I was a sophomore in high school when I first stumbled upon Jane Eyre. From page one I was enthralled with that novel. So enthralled, in fact, that by chapter three I was eating only one meal a day of purposefully chilled gruel and begging my mother to send me to a spiritually, emotionally, and physically abusive private school (she said they were too expensive). By the time I got to the part where Jane and Mr. Rochester fall in love, I was making eyes at any man eighteen years my senior (mostly my teachers); and by the end I was asking these elder male authority figures if they wouldn’t mind purposefully burning/blinding themselves and marrying me (they said they couldn’t cause they’d get fired). #punintended
Yes, from page one I was a Jane-Eyre-wannabe-er, for she was everything I wanted to be: the greatest of the female archetypes, the one that never lets her quest-for-virtue compromise her own humanity.
Her story felt familiar to me–the lack of childhood, the lack of light–and although I could relate to much of it at the ripe young age of fifteen, when I got to the part where Jane leaves Mr. Rochester for the moors, for nothing and no one at all, I lost her. I couldn’t comprehend what kind of conviction could induce anyone to self-inflict such pain like that. I flipped each page with literal, physical agony–my stomach turned; my hands shook. It was too real: I’d fallen in love with Mr. Rochester, too–his melancholic nature, his dark soul. She couldn’t leave him; she just couldn’t because I couldn’t; I just couldn’t. He was the sustenance in our desert–oh, we’d finally, finally, finally become precious in someone’s sight. Not only was there bread and water, now–satisfaction–but milk and honey, too–an overflowing cup. We weren’t going to just have to survive anymore–no more obscurity, no more abuse. We were going to thrive.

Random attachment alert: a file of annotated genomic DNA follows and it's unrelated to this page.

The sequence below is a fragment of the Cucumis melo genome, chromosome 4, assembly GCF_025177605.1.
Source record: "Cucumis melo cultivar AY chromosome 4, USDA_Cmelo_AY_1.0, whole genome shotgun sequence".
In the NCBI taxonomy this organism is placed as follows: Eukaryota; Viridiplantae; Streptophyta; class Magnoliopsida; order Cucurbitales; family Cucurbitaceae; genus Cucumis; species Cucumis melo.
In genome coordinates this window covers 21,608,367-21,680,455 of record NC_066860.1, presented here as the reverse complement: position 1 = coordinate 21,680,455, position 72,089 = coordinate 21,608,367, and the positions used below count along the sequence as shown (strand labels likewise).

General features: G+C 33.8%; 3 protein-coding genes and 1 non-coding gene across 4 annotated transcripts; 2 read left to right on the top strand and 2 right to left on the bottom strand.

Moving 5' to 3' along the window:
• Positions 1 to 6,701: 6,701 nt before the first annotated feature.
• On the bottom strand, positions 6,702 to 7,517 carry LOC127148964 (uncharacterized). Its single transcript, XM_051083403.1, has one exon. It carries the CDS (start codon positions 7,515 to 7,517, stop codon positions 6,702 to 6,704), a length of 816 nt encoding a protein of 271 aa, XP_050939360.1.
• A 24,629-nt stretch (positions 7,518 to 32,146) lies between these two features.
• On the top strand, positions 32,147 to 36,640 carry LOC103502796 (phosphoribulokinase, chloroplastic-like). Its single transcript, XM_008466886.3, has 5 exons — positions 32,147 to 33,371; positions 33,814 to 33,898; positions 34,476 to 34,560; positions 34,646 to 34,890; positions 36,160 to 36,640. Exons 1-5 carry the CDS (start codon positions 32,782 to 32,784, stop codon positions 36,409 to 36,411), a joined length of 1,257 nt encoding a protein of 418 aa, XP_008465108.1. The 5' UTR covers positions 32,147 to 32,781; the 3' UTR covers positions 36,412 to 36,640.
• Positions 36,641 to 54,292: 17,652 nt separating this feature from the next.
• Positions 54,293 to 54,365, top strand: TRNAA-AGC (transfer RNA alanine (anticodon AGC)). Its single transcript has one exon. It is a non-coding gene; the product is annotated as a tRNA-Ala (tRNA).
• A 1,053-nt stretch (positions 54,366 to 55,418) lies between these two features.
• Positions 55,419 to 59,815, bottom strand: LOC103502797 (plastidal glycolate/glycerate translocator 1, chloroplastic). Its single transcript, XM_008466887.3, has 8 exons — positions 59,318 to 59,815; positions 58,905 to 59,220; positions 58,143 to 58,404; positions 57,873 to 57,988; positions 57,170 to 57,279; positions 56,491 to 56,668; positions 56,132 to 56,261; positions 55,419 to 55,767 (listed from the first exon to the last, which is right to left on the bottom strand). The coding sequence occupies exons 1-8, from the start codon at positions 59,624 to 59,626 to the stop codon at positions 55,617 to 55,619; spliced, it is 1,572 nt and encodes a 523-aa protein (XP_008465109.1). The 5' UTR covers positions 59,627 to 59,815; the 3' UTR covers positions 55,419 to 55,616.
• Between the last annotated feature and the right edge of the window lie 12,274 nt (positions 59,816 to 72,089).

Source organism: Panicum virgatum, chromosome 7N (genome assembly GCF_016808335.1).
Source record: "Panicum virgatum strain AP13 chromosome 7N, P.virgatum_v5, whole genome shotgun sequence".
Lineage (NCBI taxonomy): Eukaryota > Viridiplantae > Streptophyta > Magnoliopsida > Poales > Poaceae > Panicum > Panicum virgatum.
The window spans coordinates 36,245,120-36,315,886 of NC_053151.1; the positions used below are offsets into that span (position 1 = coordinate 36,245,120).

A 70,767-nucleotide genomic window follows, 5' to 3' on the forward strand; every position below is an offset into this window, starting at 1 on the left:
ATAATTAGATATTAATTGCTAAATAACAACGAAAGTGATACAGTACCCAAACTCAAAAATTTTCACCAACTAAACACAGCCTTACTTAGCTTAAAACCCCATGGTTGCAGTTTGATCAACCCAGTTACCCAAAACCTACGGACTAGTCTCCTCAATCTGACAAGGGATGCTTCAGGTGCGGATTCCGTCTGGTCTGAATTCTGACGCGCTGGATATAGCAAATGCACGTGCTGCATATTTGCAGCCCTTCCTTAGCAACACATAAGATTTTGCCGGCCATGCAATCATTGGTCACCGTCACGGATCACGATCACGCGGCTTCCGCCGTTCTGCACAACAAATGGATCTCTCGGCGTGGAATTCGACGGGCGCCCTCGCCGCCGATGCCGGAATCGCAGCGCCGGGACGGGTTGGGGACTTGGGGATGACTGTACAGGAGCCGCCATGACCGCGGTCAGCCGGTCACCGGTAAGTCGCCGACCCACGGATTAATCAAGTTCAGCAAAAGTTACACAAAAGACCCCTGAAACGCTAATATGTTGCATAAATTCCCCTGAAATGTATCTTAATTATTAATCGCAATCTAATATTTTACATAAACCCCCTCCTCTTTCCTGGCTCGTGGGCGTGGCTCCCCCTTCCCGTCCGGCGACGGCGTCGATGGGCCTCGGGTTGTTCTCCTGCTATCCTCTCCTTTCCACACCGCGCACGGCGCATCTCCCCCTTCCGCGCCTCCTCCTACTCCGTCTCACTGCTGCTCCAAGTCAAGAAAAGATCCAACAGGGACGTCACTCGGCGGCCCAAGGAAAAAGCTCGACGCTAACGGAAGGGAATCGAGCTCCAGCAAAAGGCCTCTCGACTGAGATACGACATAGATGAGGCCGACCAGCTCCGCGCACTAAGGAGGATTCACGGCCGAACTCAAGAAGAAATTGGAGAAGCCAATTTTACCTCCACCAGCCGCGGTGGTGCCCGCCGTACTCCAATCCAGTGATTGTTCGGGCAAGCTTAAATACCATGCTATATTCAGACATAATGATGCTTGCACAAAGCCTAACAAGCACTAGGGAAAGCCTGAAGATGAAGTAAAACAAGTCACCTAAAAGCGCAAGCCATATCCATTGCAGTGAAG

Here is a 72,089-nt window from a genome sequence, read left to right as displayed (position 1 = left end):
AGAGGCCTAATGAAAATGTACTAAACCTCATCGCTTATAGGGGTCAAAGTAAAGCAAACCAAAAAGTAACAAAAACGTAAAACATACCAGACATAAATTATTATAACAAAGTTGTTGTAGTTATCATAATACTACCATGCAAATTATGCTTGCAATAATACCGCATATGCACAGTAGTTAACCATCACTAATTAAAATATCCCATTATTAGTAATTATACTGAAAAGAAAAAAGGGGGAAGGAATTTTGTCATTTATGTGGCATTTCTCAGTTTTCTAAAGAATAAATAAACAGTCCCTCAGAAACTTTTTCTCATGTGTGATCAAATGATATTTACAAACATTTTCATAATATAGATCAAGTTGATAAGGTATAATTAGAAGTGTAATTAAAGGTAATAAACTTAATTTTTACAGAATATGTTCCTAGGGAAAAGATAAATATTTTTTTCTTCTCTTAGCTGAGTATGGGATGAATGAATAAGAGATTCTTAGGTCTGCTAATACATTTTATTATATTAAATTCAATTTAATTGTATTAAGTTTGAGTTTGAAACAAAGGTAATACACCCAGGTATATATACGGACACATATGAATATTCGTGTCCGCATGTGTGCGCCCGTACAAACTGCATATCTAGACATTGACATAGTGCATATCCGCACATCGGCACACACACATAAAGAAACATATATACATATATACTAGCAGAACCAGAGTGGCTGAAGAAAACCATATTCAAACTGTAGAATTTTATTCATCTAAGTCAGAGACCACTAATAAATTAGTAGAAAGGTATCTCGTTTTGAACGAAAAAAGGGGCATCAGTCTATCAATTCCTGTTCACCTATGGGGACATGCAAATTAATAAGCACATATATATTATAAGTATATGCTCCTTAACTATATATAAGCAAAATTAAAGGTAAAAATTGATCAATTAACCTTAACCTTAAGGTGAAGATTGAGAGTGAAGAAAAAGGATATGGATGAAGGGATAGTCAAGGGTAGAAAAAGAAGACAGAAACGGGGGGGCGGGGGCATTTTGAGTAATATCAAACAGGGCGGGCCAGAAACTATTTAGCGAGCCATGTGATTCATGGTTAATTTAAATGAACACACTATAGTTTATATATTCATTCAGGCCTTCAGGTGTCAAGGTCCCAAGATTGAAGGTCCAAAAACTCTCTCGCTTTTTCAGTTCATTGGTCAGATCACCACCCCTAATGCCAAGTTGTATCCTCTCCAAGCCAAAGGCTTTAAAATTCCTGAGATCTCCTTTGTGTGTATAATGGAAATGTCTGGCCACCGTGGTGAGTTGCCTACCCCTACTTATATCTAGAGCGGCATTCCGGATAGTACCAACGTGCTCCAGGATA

Oh, to finally understand what it truly means to be alive!
Suffice it to say, I’m no longer a girl of fifteen, so when I re-read Jane Eyre this past Spring–and got to the part where Jane leaves that which she wholly loves–my stomach didn’t turn, and my hands didn’t shake. Instead, I smiled a very knowing smile because I knew exactly what kind of conviction induces someone to sacrifice all that one wants, knows, and loves on the altar of truth–and not even take a glance back. Suffice it to say, I’m glad I got way too into that book I was reading because although it was fiction, it taught me what I now know to be absolute fact: that salvation lies not in the temporal, but the eternal; that a woman’s strength lies not in her ability to hold on, but to let it all go.